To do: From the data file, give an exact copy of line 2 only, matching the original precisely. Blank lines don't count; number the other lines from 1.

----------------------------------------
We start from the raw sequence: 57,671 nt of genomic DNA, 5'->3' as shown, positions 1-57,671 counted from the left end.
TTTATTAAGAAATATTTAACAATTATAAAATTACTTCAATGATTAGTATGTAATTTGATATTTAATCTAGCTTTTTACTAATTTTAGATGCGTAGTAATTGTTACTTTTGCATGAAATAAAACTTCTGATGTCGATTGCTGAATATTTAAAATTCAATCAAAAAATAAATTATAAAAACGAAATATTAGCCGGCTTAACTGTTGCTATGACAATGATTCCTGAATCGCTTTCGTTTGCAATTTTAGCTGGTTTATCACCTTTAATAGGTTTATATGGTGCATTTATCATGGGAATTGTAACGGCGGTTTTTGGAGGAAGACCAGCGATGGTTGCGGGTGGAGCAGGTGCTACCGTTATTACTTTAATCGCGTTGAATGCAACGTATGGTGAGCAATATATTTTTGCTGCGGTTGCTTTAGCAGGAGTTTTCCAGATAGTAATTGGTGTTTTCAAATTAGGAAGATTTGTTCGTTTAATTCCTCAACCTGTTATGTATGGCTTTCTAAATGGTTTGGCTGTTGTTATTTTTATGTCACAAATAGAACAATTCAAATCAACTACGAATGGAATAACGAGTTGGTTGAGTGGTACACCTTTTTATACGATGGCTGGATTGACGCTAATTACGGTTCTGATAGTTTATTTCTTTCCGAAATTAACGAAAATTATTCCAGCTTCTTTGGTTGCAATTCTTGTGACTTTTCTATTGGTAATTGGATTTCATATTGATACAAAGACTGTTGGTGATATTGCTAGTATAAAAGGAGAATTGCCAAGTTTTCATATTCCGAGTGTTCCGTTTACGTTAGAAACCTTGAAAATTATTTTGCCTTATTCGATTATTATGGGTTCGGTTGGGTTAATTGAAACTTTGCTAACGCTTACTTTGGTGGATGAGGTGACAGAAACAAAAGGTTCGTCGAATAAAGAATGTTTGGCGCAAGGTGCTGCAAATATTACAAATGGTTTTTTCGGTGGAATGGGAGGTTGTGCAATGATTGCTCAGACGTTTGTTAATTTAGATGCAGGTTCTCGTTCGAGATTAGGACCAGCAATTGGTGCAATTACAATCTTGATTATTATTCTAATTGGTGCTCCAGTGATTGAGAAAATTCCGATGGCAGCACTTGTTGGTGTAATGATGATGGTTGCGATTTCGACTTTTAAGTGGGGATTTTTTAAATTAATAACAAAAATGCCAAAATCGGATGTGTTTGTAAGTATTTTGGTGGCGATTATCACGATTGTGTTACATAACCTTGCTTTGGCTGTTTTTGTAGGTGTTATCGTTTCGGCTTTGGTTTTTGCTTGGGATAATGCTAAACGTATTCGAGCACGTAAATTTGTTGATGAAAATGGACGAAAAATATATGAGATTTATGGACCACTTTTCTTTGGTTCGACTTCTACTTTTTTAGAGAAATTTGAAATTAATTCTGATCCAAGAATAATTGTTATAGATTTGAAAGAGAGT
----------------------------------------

TTTATTAAGAAATATTTAACAATTATAAAATTACTTCAATGATTAGTATGTAATTTGATATTTAATCTAGCTTTTTACTAATTTTAGATGCGTAGTAATTGTTACTTTTGCATGAAATAAAACTTCTGATGTCGATTGCTGAATATTTAAAATTCAATCAAAAAATAAATTATAAAAACGAAATATTAGCCGGCTTAACTGTTGCTATGACAATGATTCCTGAATCGCTTTCGTTTGCAATTTTAGCTGGTTTATCACCTTTAATAGGTTTATATGGTGCATTTATCATGGGAATTGTAACGGCGGTTTTTGGAGGAAGACCAGCGATGGTTGCGGGTGGAGCAGGTGCTACCGTTATTACTTTAATCGCGTTGAATGCAACGTATGGTGAGCAATATATTTTTGCTGCGGTTGCTTTAGCAGGAGTTTTCCAGATAGTAATTGGTGTTTTCAAATTAGGAAGATTTGTTCGTTTAATTCCTCAACCTGTTATGTATGGCTTTCTAAATGGTTTGGCTGTTGTTATTTTTATGTCACAAATAGAACAATTCAAATCAACTACGAATGGAATAACGAGTTGGTTGAGTGGTACACCTTTTTATACGATGGCTGGATTGACGCTAATTACGGTTCTGATAGTTTATTTCTTTCCGAAATTAACGAAAATTATTCCAGCTTCTTTGGTTGCAATTCTTGTGACTTTTCTATTGGTAATTGGATTTCATATTGATACAAAGACTGTTGGTGATATTGCTAGTATAAAAGGAGAATTGCCAAGTTTTCATATTCCGAGTGTTCCGTTTACGTTAGAAACCTTGAAAATTATTTTGCCTTATTCGATTATTATGGGTTCGGTTGGGTTAATTGAAACTTTGCTAACGCTTACTTTGGTGGATGAGGTGACAGAAACAAAAGGTTCGTCGAATAAAGAATGTTTGGCGCAAGGTGCTGCAAATATTACAAATGGTTTTTTCGGTGGAATGGGAGGTTGTGCAATGATTGCTCAGACGTTTGTTAATTTAGATGCAGGTTCTCGTTCGAGATTAGGACCAGCAATTGGTGCAATTACAATCTTGATTATTATTCTAATTGGTGCTCCAGTGATTGAGAAAATTCCGATGGCAGCACTTGTTGGTGTAATGATGATGGTTGCGATTTCGACTTTTAAGTGGGGATTTTTTAAATTAATAACAAAAATGCCAAAATCGGATGTGTTTGTAAGTATTTTGGTGGCGATTATCACGATTGTGTTACATAACCTTGCTTTGGCTGTTTTTGTAGGTGTTATCGTTTCGGCTTTGGTTTTTGCTTGGGATAATGCTAAACGTATTCGAGCACGTAAATTTGTTGATGAAAATGGACGAAAAATATATGAGATTTATGGACCACTTTTCTTTGGTTCGACTTCTACTTTTTTAGAGAAATTTGAAATTAATTCTGATCCAAGAATAATTGTTATAGATTTGAAAGAGAGT